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Gerard is tall, the plane is tiny.

Scott came out to meet us when we landed and I was immediately set to work driving the light truck, which was the work platform from which the fence posts were driven into the ground. There was a compressor on the back of the truck which powered an air hammer, along with stacks of galvanised steel posts. Clint would hold a post upright at the right spot, Scott would stand on the back of the truck and hold the hammer over the post, so as to drive it down to the correct level, then I’d drive forward ten metres and we’d do it all over again. One hundred fence posts per kilometre, times one hundred and thirty kilometres. Work it out, and then don’t be surprised that the job’s taken a year to complete.
Meanwhile Gerard and Stuart were concreting 100mm diameter steel tubes into the ground at various places. They are about two metres high and are used to provide support to the fencing mesh when it’s tensioned. Some would also support gates. They are strengthened with diagonal supports and these, and the gate hinges, are welded on. I was very impressed by the welder, which has a built in petrol powered generator and can therefore provide power for other tools too. I added that to my list of ‘things I’d like to have in my garage’.

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Drilling holes with an auger, ready to concrete in some fence posts.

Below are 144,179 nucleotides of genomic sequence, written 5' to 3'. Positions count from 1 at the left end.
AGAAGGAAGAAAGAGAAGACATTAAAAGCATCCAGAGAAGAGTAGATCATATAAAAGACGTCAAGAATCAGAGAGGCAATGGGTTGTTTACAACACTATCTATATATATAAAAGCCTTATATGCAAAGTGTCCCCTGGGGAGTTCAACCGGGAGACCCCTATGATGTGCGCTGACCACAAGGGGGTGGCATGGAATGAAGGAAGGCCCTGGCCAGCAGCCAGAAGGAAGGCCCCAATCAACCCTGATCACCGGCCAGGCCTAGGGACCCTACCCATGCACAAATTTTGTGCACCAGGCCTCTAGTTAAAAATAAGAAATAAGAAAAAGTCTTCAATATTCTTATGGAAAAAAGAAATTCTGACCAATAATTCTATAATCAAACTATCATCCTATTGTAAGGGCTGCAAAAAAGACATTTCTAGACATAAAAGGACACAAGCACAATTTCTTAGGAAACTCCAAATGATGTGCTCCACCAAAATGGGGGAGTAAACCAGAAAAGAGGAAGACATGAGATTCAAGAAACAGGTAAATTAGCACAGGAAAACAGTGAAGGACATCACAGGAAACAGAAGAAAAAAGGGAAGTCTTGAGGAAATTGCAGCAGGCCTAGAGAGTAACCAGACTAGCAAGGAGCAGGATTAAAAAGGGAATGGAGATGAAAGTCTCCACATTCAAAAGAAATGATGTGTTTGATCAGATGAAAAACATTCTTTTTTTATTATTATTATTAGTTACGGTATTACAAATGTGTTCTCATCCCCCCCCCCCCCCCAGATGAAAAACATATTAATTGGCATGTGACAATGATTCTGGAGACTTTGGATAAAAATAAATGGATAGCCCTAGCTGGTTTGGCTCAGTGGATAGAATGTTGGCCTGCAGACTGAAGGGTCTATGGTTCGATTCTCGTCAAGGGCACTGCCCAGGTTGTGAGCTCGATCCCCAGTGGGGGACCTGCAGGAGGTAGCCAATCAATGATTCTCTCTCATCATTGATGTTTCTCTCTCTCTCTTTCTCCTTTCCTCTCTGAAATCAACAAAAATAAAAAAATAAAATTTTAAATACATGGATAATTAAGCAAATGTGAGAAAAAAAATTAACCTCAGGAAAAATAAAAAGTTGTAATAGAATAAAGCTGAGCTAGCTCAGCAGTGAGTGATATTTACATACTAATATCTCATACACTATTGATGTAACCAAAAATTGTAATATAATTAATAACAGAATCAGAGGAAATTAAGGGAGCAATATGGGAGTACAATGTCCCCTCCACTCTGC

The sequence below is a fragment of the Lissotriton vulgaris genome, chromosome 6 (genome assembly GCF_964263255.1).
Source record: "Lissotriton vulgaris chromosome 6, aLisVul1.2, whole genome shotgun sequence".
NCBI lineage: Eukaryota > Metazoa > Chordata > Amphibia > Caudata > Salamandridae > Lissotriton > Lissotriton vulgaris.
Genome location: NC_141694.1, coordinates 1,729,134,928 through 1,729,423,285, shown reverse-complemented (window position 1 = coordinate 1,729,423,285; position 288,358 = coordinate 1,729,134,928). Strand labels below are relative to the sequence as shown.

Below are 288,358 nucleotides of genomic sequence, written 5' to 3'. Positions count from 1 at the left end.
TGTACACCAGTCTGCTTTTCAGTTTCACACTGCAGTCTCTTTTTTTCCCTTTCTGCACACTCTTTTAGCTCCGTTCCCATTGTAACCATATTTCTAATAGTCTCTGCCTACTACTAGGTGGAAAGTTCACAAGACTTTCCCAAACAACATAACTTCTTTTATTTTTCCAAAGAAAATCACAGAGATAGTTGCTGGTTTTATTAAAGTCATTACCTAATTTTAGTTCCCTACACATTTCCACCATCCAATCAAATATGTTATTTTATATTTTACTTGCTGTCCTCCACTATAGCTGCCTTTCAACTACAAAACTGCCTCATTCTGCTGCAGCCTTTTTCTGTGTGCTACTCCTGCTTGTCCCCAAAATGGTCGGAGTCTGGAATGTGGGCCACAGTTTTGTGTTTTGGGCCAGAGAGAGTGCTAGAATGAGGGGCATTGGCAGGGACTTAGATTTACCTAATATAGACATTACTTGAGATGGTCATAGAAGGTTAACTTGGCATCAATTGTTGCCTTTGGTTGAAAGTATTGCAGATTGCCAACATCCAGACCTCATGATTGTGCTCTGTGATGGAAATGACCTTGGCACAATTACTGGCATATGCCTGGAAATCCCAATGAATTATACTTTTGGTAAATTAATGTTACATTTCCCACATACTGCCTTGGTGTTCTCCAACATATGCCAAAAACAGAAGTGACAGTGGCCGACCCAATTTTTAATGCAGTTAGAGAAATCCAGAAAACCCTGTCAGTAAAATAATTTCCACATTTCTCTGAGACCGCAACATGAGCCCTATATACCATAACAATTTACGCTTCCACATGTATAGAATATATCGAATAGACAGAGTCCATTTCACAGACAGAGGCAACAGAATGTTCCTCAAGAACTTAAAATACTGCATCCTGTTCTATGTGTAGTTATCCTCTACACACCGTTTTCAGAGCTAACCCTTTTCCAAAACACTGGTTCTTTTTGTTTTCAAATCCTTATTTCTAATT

The mesh itself comes in rolls of 250 metres and these were kept on the back of one of the three semi-trailers I’d seen in use around the station, hauled by a very old Mack prime mover. A steel tube was inserted into the centre of the roll, which was then pushed into a cradle at the back end of the trailer. Once the new roll had been linked to the old one, using special crimps, the truck was simply driven forward and the mesh laid itself out on the ground, ready to be hooked onto the fencing posts. At intervals we’d come to one of the strong steel tube uprights. At this point a special plate was attached across the mesh, a chain was attached to the plate and was pulled forward, usually using the loader (bulldozer) until there was enough tension in it. The mesh was then cut and wound around the steel post to secure it. Then it all began again.

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Attach chains to this spreader plate and put tension into the fencing. Then tie it off and start again.